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Awareness, practices, and barriers regarding smoking cessation treatment among physicians in Saudi Arabia.
J Addict Dis. 2017 Jan-Mar; 36(1):53-59.JA

Abstract

Smoking cessation counseling and therapy provided by physicians play an important role in helping smokers quit. Awareness and practices of the clinical practice guidelines for tobacco dependence (in particular the 5A's: Ask, Assist, Assess, Advise, and Arrange) among physicians and perceived barriers for their implementation is needed to improve care for individuals who smoke/use tobacco products in Saudi Arabia. A cross-sectional self-administered survey was conducted among 124 general and family practitioners in primary health care clinics belonging to 2 major medical centers in Riyadh city, Saudi Arabia. Descriptive statistics were reported for all survey variables. Logistic regression was used to examine the predictors of physicians' use of the 5A's for smoking cessation counseling and therapy. Among the 216 contacted physicians, 124 responded (57.4%). The majority (63.7%) were males, between the ages of 40 and 49 years (52.4%), practicing full-time (95.2%), and had not received smoking cessation training during medical school education or residency training (68.6%). Approximately 85.5% reported some experience with the guidelines (heard, read, or used). Asking (71.8%) and advising (87.9%) were the most implemented for smoking cessation, while assisting (15.3%) and arranging for follow-up (17.7%) were the least implemented. Most (96.0%) did not prescribe pharmacotherapy and 53.2% reported documenting the patient's smoking status. Reported barriers were mostly lack of time (72.6%) and lack of training (66.9%). Awareness of the guidelines, physician's smoking status, perceived competence in ability to provide smoking cessation counseling and therapy, reporting the ineffectiveness of smoking cessation therapy as a barrier, and the perceived benefit of reducing patient's physical symptoms were independently statistically significant predictors of the implementation of the 5A's for smoking cessation therapy. This preliminary study showed that smoking cessation delivery, according to the clinical practice guidelines recommendation, in Saudi Arabia is inadequate. Barriers were identified regarding the delivery of smoking cessation therapy and counseling for the first time. Physician training is likely to improve compliance with implementing smoking cessation counseling and therapy.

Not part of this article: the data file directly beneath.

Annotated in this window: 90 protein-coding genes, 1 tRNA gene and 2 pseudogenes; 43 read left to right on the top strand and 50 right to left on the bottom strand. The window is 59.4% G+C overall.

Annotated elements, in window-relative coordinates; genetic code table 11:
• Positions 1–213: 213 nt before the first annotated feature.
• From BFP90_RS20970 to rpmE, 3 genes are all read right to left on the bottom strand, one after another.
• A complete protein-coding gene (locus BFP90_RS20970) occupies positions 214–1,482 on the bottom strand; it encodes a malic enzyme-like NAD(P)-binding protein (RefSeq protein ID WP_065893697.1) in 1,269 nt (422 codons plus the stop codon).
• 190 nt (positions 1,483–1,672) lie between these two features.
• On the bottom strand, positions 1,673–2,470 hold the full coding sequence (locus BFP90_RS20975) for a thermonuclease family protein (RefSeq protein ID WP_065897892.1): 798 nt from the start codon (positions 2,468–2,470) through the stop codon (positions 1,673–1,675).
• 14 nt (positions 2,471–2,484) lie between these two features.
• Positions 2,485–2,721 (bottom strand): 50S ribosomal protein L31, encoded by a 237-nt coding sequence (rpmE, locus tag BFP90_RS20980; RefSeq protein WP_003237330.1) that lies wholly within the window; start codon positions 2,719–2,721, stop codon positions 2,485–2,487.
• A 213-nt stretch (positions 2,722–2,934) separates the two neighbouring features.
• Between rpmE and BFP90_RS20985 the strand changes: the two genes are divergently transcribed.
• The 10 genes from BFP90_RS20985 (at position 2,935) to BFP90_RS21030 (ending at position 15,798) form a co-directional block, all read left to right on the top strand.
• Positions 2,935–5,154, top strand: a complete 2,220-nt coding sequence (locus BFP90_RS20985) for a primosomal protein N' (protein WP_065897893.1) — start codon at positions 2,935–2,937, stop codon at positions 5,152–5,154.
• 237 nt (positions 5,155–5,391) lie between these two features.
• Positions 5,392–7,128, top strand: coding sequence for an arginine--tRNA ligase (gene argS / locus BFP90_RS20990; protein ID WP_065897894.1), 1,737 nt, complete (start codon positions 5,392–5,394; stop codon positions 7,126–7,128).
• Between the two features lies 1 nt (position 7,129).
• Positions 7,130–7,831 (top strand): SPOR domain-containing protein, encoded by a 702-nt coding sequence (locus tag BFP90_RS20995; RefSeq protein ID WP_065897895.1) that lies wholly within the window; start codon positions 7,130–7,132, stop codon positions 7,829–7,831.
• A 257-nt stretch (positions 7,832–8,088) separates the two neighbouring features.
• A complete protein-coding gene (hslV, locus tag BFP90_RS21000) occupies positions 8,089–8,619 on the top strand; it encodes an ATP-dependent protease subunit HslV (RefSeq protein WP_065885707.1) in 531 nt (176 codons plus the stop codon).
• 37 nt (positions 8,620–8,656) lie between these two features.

Authors+Show Affiliations

a Department of Community and Environmental Health , College of Public Health and Health Informatics, King Saud Bin Abdulaziz University for Health Sciences , Riyadh , Saudi Arabia.

Pub Type(s)

Journal Article

Language

eng

PubMed ID

26566876

Citation

Jradi, Hoda. "Awareness, Practices, and Barriers Regarding Smoking Cessation Treatment Among Physicians in Saudi Arabia." Journal of Addictive Diseases, vol. 36, no. 1, 2017, pp. 53-59.
Jradi H. Awareness, practices, and barriers regarding smoking cessation treatment among physicians in Saudi Arabia. J Addict Dis. 2017;36(1):53-59.
Jradi, H. (2017). Awareness, practices, and barriers regarding smoking cessation treatment among physicians in Saudi Arabia. Journal of Addictive Diseases, 36(1), 53-59. https://doi.org/10.1080/10550887.2015.1116355